I was raised to believe that everything the Bible says is literally true, and as a nonbeliever I still tend to interpret the Bible pretty literally. Here’s why:
Literalism is the natural form of religion that results from reading the scriptures. When people read the Bible with no preconceived ideas about what it should say, they will tend to assume it means exactly what it says. I wouldn’t expect it to even occur to anyone that the Bible might not simply mean what it says, unless someone else told them to think that. Or unless they were unable to accept what they were reading because they already had other, more strongly-held beliefs that were incompatible with the Bible.
Non-literalist religion is a self-deceptive phenomenon that results when people consider themselves religious, but also have beliefs and values that conflict with the scriptures. If they don’t want to outright reject the Bible or admit that their values don’t come from their religion, they have to make up metaphorical interpretations of the Bible that agree with what they already believe, and ignore what the Bible actually says.
In a lot of cases, what the Bible says was meant completely literally, and was originally interpreted literally, and no one saw a problem with that. But as humanity’s knowledge of the world and standards of morality have improved over time, it has become increasingly clear to most people that what the Bible says literally is absurdly wrong. So those who can’t admit that the Bible is wrong have had to increasingly reinterpret it figuratively. Some take it so far that they’re basically atheists in denial.
Even literalists are now so used to thinking of certain concepts and expressions used in the Bible as figurative that it might not even occur to them that those things might have once been meant literally. But compared to what the writers intended, literalists aren’t literal enough! Like most people in ancient times, the writers of the Bible actually believed that people literally thought with their hearts. And their kidneys.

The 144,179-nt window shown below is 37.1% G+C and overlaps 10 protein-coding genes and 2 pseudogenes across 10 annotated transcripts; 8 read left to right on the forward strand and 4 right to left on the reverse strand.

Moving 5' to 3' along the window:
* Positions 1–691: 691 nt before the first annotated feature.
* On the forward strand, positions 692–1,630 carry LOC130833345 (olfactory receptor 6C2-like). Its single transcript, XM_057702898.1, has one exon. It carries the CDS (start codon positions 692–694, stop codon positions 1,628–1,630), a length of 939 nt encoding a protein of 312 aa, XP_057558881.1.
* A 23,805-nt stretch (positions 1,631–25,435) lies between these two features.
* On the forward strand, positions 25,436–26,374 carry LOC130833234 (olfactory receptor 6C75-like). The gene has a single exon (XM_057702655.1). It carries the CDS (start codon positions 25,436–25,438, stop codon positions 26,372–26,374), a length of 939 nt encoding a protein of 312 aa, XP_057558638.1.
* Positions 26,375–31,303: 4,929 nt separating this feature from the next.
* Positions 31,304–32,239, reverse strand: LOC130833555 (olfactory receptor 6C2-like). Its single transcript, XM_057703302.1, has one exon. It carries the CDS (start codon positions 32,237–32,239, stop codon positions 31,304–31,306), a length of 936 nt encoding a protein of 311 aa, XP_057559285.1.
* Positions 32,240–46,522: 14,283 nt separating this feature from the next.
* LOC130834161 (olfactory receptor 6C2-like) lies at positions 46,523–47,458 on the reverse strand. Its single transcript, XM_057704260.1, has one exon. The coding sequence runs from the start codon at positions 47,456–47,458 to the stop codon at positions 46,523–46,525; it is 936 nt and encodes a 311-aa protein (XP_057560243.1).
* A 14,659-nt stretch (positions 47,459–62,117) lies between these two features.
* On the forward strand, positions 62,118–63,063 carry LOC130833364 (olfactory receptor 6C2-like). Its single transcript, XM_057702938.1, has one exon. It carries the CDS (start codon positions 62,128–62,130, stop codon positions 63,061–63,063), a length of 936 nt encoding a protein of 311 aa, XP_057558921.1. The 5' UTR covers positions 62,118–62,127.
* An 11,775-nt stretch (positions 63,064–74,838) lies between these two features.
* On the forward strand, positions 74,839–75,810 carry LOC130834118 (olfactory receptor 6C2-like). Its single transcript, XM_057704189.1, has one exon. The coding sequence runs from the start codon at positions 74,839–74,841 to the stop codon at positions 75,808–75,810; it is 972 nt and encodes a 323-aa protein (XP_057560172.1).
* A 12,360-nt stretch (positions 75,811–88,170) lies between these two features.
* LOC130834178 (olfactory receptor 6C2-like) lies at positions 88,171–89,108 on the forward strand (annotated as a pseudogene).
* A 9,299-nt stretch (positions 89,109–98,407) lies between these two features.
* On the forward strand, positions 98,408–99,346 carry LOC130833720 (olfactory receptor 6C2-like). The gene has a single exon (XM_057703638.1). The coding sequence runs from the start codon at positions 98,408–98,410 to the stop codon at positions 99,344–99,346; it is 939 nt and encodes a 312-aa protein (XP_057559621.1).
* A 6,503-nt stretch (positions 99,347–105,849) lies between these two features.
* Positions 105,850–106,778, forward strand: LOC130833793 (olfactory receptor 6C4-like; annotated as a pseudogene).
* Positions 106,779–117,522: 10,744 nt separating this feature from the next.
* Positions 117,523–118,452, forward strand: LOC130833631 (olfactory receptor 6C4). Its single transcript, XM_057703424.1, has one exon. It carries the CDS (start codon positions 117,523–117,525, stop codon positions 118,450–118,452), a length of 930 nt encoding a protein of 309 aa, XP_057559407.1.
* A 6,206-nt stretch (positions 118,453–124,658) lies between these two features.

Continue reading To interpret literally or liberally?
Three of the gospels tell this story: Jesus crosses a lake and meets a violent man who is being controlled by a group of demons, who call themselves Legion. The demons assume Jesus is there to banish them and torture them. But they convince him to just send them into a herd of pigs instead. The man regains his sanity, and the pigs kill themselves. The locals make Jesus go away so he’ll stop pointlessly destroying their livestock. And everybody forgets about the demons, who are now homeless and on the loose.
Continue reading How many men were possessed by the Legion of demons?
How God got Joseph into Egypt
Jacob made a fancy robe for his favorite son, Joseph. This made Joseph’s brothers jealous. Then Joseph started having dreams about his family bowing down to him. This made his brothers hate him. So Joseph’s brothers stole his robe and dipped it in goat blood, so their father would think Joseph had been killed by a wild animal. They sold Joseph to some merchants, who took him away to Egypt and sold him as a slave to Potiphar, the captain of the guard.
Inmate interprets increasingly insane imaginings
Potiphar’s wife kept trying to get Joseph to sleep with her, but he refused. Then she accused him of trying to rape her, so Potiphar put him in prison. Two other prisoners, who had been Pharaoh’s cupbearer and baker, got Joseph to interpret their dreams for them. Pharaoh’s cupbearer had dreamed about bearing Pharaoh’s cup, which Joseph said meant he would become Pharaoh’s cupbearer again. And it was so. Pharaoh’s baker had dreamed about birds eating Pharaoh’s bread out of a basket on the baker’s head, which Joseph said meant the baker would be executed. And it was so.
Later, Pharaoh had a dream about seven skinny cows eating seven fat cows, and a dream about seven thin heads of grain eating seven full heads of grain. None of his magicians and wise men could tell him what his dreams meant, so his cupbearer suggested asking Joseph. Joseph said both dreams meant that there would be seven years of abundance, and then seven years of famine. Pharaoh was so impressed by this claim that he put Joseph in charge of all of Egypt, without even bothering to wait and see if Joseph’s prediction was accurate.
Do not worry about tomorrow
During the seven years of abundance, Joseph took away all the grain that was grown in Egypt and stored it up, so the people could starve sooner rather than later. Then during the seven years of famine, he sold grain to everyone who needed it in Egypt and Canaan. Joseph gave the Egyptians food (that he had stolen from them) in exchange for all their money, all their livestock, all their land, and their slave labor. He also made them give a fifth of the food they were able to grow to Pharaoh, so that they could have food.
Continue reading The Story of Joseph and his Brothers—
The Interpreter of Dreams